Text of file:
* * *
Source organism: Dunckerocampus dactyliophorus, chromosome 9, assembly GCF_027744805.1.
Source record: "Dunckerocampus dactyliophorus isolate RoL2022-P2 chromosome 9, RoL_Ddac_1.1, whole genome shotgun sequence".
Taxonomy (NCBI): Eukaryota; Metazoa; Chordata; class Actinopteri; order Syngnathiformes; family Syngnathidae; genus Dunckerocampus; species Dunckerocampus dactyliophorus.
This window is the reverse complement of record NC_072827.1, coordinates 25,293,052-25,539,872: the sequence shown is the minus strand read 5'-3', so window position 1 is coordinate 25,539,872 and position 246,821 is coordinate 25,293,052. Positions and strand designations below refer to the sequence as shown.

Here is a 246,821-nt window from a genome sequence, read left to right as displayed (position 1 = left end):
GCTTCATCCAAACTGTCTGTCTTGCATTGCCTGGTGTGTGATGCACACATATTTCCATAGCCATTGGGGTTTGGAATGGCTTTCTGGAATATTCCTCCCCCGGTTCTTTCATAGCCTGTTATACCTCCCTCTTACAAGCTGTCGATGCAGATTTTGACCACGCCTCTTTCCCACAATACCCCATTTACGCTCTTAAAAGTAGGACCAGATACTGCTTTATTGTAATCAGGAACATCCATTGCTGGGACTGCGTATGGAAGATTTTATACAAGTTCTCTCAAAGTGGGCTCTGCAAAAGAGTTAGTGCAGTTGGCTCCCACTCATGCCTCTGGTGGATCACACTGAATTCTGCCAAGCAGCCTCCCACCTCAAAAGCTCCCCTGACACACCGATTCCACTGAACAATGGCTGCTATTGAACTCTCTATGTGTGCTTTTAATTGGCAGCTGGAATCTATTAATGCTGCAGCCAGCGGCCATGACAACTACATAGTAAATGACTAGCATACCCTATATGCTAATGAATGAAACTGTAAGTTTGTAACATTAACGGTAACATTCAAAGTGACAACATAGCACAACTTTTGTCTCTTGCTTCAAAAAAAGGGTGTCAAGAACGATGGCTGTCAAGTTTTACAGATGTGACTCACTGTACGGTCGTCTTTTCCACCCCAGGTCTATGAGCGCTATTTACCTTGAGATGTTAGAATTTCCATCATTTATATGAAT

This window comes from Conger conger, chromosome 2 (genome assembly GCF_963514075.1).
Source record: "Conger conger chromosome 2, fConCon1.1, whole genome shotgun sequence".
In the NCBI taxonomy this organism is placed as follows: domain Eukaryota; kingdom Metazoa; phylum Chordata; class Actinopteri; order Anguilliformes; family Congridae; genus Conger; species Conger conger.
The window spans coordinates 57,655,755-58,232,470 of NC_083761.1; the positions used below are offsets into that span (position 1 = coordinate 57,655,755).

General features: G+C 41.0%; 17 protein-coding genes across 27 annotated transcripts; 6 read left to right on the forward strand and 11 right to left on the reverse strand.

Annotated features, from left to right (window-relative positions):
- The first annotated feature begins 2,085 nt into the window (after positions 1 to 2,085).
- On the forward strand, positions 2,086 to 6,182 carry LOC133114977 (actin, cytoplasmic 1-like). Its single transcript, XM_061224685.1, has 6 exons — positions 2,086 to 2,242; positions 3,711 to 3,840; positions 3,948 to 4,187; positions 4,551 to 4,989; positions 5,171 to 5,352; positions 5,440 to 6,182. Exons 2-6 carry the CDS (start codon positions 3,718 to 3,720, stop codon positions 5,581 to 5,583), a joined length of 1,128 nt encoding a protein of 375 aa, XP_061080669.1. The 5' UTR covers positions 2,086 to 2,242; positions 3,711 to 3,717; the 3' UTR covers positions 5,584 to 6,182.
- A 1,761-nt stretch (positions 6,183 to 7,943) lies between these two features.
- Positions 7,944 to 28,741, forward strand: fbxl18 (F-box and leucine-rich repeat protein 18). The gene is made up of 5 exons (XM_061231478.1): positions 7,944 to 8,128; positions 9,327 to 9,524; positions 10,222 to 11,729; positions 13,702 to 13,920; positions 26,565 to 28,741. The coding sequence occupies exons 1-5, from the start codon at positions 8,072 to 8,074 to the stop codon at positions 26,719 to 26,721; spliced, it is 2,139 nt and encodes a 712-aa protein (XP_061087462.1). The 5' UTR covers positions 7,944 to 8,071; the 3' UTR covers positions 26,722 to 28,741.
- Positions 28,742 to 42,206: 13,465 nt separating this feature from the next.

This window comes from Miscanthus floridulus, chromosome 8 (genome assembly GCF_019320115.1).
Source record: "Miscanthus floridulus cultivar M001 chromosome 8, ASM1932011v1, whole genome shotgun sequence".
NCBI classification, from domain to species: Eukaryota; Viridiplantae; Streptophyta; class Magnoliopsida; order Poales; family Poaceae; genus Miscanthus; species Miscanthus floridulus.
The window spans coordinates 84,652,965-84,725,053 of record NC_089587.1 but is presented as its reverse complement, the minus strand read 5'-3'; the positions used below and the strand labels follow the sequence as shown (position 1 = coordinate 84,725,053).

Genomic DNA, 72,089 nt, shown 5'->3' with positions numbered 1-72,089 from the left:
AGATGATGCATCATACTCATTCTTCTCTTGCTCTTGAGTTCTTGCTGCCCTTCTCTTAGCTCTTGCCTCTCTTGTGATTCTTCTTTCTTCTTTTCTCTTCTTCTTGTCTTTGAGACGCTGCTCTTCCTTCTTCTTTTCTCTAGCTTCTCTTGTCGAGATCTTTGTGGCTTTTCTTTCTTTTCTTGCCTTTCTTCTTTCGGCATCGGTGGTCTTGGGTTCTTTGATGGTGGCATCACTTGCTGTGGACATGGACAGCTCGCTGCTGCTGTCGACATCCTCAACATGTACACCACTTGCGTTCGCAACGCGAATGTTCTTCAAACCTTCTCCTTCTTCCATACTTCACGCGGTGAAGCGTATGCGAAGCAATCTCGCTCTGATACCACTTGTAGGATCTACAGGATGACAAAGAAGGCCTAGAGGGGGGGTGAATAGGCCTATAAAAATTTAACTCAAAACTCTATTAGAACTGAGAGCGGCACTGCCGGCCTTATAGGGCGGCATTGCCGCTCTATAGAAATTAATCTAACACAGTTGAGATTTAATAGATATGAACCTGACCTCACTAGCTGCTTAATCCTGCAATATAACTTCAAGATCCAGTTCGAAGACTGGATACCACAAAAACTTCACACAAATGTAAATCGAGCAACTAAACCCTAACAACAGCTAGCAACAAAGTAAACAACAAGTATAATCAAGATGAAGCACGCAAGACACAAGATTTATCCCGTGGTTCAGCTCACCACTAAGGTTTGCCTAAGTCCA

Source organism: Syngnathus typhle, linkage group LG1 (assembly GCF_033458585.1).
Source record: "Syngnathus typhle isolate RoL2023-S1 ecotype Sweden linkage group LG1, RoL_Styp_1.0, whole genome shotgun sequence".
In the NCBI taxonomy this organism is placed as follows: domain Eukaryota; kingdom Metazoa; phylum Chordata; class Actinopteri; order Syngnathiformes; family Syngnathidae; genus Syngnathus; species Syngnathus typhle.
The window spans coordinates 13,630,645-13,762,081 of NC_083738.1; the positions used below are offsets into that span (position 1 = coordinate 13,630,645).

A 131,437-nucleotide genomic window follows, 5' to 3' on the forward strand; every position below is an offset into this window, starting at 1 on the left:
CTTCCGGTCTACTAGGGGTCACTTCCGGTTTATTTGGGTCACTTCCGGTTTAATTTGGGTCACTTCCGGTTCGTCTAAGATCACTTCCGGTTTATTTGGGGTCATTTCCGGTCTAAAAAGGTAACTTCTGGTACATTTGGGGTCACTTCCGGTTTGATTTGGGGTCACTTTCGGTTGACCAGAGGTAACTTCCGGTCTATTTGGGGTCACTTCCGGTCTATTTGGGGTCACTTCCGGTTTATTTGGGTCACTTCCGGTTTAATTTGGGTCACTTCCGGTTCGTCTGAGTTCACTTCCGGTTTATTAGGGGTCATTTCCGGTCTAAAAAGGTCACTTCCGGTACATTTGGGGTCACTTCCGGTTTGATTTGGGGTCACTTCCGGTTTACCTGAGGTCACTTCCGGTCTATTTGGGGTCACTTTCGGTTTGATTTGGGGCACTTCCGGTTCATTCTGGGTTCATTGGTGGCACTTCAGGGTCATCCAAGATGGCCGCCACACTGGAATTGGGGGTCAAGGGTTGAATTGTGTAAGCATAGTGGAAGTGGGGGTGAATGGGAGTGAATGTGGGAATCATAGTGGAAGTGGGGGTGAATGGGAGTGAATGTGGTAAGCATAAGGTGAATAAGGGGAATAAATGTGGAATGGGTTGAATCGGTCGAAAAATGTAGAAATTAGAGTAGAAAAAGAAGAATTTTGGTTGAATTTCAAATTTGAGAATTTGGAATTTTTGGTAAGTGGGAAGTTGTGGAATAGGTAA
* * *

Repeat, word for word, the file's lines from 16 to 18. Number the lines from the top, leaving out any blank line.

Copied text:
- Positions 7,944 to 28,741, forward strand: fbxl18 (F-box and leucine-rich repeat protein 18). The gene is made up of 5 exons (XM_061231478.1): positions 7,944 to 8,128; positions 9,327 to 9,524; positions 10,222 to 11,729; positions 13,702 to 13,920; positions 26,565 to 28,741. The coding sequence occupies exons 1-5, from the start codon at positions 8,072 to 8,074 to the stop codon at positions 26,719 to 26,721; spliced, it is 2,139 nt and encodes a 712-aa protein (XP_061087462.1). The 5' UTR covers positions 7,944 to 8,071; the 3' UTR covers positions 26,722 to 28,741.
- Positions 28,742 to 42,206: 13,465 nt separating this feature from the next.

This window comes from Miscanthus floridulus, chromosome 8 (genome assembly GCF_019320115.1).